Kansas State University agricultural engineers have taken another step toward removing the guesswork from crop irrigation scheduling. The result could mean greater yields, reduced water and energy usage and possibly more time for the producer.

KanSched2, an updated release of a computer software program that uses evapotranspiration (ET) data, is designed to help monitor root zone water in the soil. That can help a producer schedule irrigation events, says Dan Rogers, agricultural engineer with K-State Research and Extension. The program can also be used to monitor the soil profile water content of non-irrigated fields.

Information about KanSched2 can be found on K-State Research and Extension Mobile Irrigation Lab Web site at http://www.oznet.ksu.edu/mil. There is no charge for the software.

"ET-based irrigation scheduling is a tool that can help you determine when and how much irrigation water to apply," says Rogers, who along with Mahbub Alum of K-State’s Southwest Area Research and Extension Center in Garden City, developed KanSched2. The software is an updated and expanded version of its predecessor, KanSched 1.0. "The basic process involves using data on crop water use, rainfall, and soil water storage to assess when an irrigation event is needed and how much water could be applied."

New features built into the program include a way to account for cutting cycles in alfalfa, an irrigation forecast (five days into the future), irrigation fuel cost accounting and a water record page for individual fields. Pull-down menus are incorporated throughout the program.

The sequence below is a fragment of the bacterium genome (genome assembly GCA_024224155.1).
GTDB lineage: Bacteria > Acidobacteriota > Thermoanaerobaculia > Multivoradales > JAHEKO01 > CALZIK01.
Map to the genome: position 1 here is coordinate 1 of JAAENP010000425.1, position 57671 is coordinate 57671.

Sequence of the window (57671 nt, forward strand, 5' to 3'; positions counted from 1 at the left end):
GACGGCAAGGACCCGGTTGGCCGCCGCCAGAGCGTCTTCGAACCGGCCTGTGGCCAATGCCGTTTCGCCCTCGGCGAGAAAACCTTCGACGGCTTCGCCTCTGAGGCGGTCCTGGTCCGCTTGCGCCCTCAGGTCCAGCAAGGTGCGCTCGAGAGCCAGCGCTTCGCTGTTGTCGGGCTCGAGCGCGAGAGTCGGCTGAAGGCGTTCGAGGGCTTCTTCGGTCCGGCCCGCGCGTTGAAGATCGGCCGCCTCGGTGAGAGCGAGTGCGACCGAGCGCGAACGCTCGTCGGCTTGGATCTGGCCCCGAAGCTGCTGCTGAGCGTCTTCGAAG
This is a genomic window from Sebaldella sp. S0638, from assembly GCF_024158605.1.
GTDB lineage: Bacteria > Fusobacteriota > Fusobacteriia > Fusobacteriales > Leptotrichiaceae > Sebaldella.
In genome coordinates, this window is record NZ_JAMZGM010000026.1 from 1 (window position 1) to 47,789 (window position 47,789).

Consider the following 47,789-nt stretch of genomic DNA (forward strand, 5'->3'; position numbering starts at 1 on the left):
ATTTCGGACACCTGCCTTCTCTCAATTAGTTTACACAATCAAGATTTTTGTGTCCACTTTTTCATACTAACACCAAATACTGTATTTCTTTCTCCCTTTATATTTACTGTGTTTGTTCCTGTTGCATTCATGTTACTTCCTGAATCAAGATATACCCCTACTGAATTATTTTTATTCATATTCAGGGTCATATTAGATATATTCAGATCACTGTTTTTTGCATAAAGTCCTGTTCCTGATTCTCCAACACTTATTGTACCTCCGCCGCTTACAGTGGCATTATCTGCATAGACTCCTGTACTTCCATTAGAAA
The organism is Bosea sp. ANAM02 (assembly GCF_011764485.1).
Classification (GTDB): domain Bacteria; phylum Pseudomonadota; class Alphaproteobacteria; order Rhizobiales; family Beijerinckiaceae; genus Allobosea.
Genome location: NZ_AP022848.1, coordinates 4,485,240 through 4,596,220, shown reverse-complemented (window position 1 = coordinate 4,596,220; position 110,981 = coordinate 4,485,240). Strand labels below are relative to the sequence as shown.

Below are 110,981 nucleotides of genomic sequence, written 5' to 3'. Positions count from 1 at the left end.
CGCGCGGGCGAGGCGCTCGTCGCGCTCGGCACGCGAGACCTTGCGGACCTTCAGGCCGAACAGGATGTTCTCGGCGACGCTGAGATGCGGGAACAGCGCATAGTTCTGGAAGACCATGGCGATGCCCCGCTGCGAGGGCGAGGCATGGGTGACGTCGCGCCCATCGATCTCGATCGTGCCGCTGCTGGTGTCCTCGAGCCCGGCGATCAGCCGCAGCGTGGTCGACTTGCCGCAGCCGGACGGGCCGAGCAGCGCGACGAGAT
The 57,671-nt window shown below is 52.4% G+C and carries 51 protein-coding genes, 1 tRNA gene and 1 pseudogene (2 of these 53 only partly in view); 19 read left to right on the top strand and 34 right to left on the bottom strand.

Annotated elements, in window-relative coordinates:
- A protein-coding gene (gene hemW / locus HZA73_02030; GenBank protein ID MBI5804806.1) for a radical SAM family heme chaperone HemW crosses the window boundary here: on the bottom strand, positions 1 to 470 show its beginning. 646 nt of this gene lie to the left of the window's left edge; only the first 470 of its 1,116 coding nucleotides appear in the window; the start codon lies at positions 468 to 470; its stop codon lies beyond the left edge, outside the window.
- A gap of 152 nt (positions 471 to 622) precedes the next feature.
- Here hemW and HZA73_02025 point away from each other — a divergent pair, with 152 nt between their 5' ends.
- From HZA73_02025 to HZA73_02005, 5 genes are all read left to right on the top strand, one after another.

"Those who have used the original KanSched are likely to find KanSched2 familiar and should have little or no difficulty adapting," Rogers says. "Plus, once a season has ended or a new season is ready for new data entry, the previous season data can be saved and new season data for the same field can begin without having to create a new field or delete the old data."

Irrigation scheduling that uses ET information is much like using checkbook accounting where valued commodities are tracked, Rogers explains. In this case soil water, rather than money, is the valued commodity. The debit is crop water use, while the credits are rainfall and irrigation.

One notable difference, however, is that the water balance can be in excess as well as deficient. Crop evapotranspiration is the amount of water that a crop withdraws from the soil water reserve in its root zone.

"The major goal of the ‘accounting procedure’ is to help the producer keep the amount of water in reserve above a minimum acceptable soil water balance level to prevent water stress to the growing crop," Rogers says.

“The benefits of irrigation scheduling generally translate into increased net returns through several avenues. Most irrigated areas of the state are experiencing declining water levels or increased competition for existing water resources from other types of water users. Irrigation scheduling allows irrigators to document their use of water relative to the crops demand. Matching water needs should also minimize irrigation pumping cost, since no excess water is applied, and may also boost yields due to less water stress or less loss of fertilizer due to leaching.”